Review: The Escapists (Sony PlayStation 4)

8 mins read

People have a real fascination in creating and then solving crime fiction puzzles. Right from the formation of the detective story in Edgar Allan Poe’s The Murders in the Rue Morgue, through Arthur Conan Doyle’s Sherlock Holmes and Agatha Christie’s Hercule Poirot and Miss Marple, the game with which the author give the audience a puzzle to try and figure out before they get to the big reveal has had an enduring appeal.

The prison break is a popular alternative that flips the locked room puzzle on its head; looking instead at how someone could get out of a locked room without getting caught. From Shawshank Redemption to Prison Break, people have been every bit as fascinated by these puzzles in popular culture. And that’s where The Escapists comes in; it gives people the opportunity to play out that fantasy.

Not that it looks like much at first. Resembling a quickly thrown together RPG Maker game, The Escapists presents players with a range of different prisons to break out of, but they are all quite functional in design, and characters are simple pixel people. It’s a charming enough visual effect, but it hardly captures the gritty crime fiction that most prison stories gun for.

Instead, The Escapists aims for humour – soap jokes in the shower room and all. There’s no real characterisation in the game, with the pixel people instead throwing out quick little one-liners from time to time when they’re around, but accompanied by the irreverent art style and silly music soundtrack, it all ends up working. It’s perhaps not quite the game you envisioned when you first heard you’d be playing a game about breaking out of prisons, but after a hour or so acclimatising to it, The Escapists proves it has charm.

After a brief tutorial to explain how to go about planning and executing the perfect escape, your little pixel man is thrown into his first prison, which is, conveniently, a very low security prison that is so comfortable you’ll wonder why he even wants to escape. This first prison is the perfect playground to learn how to pull the game’s various systems together in a way that the tutorial’s focus on the raw controls won’t explain. The first thing you’ll learn is that there is a schedule to life in prison, and you’ll need to plan the escape to take that into account. Your prisoner will wake up, attend roll call, have breakfast, have some free time, have lunch, do his prison job for a few hours, exercise, shower, have dinner, and then have some more free time before night time roll call and bed. Aside from the free time sessions, guards will be put on alert if they don’t see the little man where he should be. That is unless you’ve done enough to improve his relationship with them to the point where they trust him.

Free time doesn’t last long, but those are the times you’ll need to be most efficient in your time. You’ll want to complete simple missions for your fellow prisoners, so they pay you money, and then use that money to buy contraband goods that you need to craft tools to assist your escape. Those missions typically involve tracking down specific items, creating distractions so the prisoner can do something under the radar, or beating someone up.

Completing missions is also a good idea because it improves your relationship with the fellow prisoner. If a prisoner gets to the point where they hate your little pixel avatar, they will try to beat him up at every opportunity, and dealing with that can be quite the waste of time.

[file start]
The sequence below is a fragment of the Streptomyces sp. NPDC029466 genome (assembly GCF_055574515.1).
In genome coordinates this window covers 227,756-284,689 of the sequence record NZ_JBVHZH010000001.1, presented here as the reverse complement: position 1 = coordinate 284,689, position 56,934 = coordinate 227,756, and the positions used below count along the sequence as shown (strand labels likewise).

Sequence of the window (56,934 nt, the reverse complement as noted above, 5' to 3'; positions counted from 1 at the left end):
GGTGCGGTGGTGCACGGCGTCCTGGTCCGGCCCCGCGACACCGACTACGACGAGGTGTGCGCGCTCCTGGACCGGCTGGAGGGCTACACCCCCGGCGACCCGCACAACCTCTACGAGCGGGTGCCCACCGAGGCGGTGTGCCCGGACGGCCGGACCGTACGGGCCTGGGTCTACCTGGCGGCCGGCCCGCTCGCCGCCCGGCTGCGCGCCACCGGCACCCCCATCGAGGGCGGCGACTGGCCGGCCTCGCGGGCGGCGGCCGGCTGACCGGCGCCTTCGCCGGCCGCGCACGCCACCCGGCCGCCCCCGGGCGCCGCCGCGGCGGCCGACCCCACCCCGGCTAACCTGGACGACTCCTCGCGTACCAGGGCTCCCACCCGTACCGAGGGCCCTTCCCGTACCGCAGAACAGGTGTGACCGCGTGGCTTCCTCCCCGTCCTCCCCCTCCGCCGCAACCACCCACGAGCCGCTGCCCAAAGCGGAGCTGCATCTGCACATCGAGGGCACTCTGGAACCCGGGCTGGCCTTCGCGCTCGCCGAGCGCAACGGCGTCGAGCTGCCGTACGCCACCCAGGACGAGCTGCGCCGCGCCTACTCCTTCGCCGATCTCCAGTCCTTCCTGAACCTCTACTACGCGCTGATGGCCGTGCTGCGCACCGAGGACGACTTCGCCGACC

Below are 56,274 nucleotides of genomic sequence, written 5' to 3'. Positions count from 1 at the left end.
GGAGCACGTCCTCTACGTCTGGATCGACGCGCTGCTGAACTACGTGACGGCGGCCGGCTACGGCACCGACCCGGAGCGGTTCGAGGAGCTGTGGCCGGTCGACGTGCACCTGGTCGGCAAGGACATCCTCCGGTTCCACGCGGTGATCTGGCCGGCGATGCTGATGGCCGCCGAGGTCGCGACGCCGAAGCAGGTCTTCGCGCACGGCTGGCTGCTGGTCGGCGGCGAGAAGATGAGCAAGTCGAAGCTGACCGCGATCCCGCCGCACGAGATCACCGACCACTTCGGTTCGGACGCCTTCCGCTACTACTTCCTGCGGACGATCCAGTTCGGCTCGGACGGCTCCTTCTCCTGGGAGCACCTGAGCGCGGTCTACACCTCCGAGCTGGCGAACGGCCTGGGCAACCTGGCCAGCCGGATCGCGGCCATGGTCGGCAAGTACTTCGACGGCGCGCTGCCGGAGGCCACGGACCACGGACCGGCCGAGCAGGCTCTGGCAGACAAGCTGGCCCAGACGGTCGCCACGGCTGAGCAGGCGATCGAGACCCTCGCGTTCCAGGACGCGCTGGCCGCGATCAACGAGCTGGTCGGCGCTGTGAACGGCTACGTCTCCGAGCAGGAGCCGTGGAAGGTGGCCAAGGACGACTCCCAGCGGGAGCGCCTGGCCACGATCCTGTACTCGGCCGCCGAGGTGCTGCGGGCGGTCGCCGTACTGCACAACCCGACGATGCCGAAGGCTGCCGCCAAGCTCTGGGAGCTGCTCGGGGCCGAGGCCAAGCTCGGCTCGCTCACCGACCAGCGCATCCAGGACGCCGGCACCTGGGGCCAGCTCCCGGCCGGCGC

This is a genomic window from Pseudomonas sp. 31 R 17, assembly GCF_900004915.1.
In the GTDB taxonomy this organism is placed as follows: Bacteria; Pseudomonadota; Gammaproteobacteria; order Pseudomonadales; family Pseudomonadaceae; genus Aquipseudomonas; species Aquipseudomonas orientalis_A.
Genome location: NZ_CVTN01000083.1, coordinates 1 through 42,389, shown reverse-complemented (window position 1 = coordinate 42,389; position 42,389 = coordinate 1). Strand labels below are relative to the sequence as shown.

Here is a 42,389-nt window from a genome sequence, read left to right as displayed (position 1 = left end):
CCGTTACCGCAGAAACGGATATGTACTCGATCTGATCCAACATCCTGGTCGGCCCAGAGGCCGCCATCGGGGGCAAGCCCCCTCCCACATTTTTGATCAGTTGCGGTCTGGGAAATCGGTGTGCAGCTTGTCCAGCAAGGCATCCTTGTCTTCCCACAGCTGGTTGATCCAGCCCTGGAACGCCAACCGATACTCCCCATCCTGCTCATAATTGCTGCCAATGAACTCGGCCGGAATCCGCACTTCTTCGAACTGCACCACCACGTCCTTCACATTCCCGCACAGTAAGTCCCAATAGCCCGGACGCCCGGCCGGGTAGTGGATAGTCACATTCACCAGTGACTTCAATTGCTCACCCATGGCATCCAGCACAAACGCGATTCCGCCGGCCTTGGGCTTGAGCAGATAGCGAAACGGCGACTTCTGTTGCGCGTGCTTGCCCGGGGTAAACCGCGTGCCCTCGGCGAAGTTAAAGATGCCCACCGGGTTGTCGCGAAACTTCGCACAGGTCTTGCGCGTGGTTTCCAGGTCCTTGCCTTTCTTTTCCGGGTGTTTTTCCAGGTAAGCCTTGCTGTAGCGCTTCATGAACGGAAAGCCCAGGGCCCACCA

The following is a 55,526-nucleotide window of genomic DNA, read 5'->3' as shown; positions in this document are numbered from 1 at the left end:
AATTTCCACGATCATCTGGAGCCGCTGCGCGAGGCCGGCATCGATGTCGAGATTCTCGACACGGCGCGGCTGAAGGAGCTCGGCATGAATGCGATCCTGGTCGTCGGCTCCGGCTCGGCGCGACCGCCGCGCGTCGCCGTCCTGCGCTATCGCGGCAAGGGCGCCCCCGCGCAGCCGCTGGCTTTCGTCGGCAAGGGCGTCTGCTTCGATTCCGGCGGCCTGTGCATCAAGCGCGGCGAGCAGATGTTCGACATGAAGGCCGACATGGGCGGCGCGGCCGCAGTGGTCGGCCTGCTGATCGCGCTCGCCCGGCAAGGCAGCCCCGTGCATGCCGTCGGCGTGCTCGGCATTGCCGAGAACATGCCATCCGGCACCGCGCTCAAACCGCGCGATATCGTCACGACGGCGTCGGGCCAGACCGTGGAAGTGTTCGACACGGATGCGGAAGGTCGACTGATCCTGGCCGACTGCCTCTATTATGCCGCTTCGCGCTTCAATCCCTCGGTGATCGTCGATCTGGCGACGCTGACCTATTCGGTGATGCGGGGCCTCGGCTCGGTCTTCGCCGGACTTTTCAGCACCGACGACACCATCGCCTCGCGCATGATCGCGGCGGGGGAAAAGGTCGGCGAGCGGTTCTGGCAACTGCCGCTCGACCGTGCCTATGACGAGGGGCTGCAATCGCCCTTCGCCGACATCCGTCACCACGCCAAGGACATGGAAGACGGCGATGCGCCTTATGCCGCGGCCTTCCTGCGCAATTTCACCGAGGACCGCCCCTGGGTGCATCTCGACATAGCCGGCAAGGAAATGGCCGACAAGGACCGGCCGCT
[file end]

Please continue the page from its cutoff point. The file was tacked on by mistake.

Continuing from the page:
After a couple of in-day loops of this schedule, you’ll have enough items collected to craft into the sequence of tools you need to escape, and that’s when the real fun starts, as you’ll be sneaking around, unlocking locked doors, crawling through vents and digging tunnels on your way to glorious freedom. What’s impressive about The Escapists is that it does allow players the freedom to experiment and come up with their own escape plans. While the unpredictability of what other characters might do can foil the best laid plans in a frustratingly random fashion at times, the freedom and creativity that the game’s structure allows more than compensates for it, and after all the time it takes to prepare and plan, that moment when you do finally achieve freedom is a truly rewarding moment.

Later prisons become far more strict and restrictive, and it becomes increasingly hard to do anything without attracting notice, and that’s how The Escapists’ difficulty level escalates. By the time you reach the DLC prison – Alcatraz, no less – you’ll be forming complex and layered escape strategies that make what that guy from Prison Break got up to look amateur.

There are some minor irritations in the way The Escapist plays. Dialogue boxes pop up and disappear far too quickly, given that they often contain important information, and indeed everything in the game moves too quickly for what would have been more entertaining as a slow paced, methodical game. Some of the in-game activities are ill conceived too, such as the exercise machines. You’ll need to use these to strengthen your character for when he inevitably gets into a fight, but using them requires you to button mash the shoulder buttons of the PlayStation 4 controller in a “left-right-left-right” sequence. It’s tiring and an irritating process after the first time… and you’ll need to do it a lot.

Related reading: For a second opinion on the game, check out Nick’s review of the Xbox One version.

Despite these irritants, The Escapist remains light-hearted fun. It’s not an especially meaningful or rich gaming experience (and of course, it doesn’t try to be either), and it won’t be remembered a decade from now as a classic, but it’s honest entertainment that does on some level tap into one of the more enduring subsets of the crime fiction genre.

– Matt S. 
Find me on Twitter: @digitallydownld

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